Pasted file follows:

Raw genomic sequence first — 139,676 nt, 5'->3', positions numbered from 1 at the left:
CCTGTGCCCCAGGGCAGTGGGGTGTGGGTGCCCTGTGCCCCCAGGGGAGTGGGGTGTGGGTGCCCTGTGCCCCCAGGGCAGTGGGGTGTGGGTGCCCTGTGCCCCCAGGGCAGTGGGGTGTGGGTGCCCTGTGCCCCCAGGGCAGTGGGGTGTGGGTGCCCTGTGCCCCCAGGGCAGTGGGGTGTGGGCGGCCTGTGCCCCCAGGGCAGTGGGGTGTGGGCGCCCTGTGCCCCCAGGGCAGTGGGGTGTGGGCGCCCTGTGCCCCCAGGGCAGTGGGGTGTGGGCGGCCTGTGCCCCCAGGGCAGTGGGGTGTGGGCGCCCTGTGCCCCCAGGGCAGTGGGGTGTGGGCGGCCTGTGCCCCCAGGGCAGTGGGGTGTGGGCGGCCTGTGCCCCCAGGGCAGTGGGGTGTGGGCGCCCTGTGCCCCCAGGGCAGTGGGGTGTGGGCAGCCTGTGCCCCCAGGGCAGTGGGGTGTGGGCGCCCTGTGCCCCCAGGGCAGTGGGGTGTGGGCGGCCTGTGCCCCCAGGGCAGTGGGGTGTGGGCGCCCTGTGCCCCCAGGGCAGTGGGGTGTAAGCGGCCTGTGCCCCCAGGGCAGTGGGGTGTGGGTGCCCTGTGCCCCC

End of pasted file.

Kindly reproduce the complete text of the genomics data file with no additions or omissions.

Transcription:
Raw genomic sequence first — 139,676 nt, 5'->3', positions numbered from 1 at the left:
CCTGTGCCCCAGGGCAGTGGGGTGTGGGTGCCCTGTGCCCCCAGGGGAGTGGGGTGTGGGTGCCCTGTGCCCCCAGGGCAGTGGGGTGTGGGTGCCCTGTGCCCCCAGGGCAGTGGGGTGTGGGTGCCCTGTGCCCCCAGGGCAGTGGGGTGTGGGTGCCCTGTGCCCCCAGGGCAGTGGGGTGTGGGCGGCCTGTGCCCCCAGGGCAGTGGGGTGTGGGCGCCCTGTGCCCCCAGGGCAGTGGGGTGTGGGCGCCCTGTGCCCCCAGGGCAGTGGGGTGTGGGCGGCCTGTGCCCCCAGGGCAGTGGGGTGTGGGCGCCCTGTGCCCCCAGGGCAGTGGGGTGTGGGCGGCCTGTGCCCCCAGGGCAGTGGGGTGTGGGCGGCCTGTGCCCCCAGGGCAGTGGGGTGTGGGCGCCCTGTGCCCCCAGGGCAGTGGGGTGTGGGCAGCCTGTGCCCCCAGGGCAGTGGGGTGTGGGCGCCCTGTGCCCCCAGGGCAGTGGGGTGTGGGCGGCCTGTGCCCCCAGGGCAGTGGGGTGTGGGCGCCCTGTGCCCCCAGGGCAGTGGGGTGTAAGCGGCCTGTGCCCCCAGGGCAGTGGGGTGTGGGTGCCCTGTGCCCCC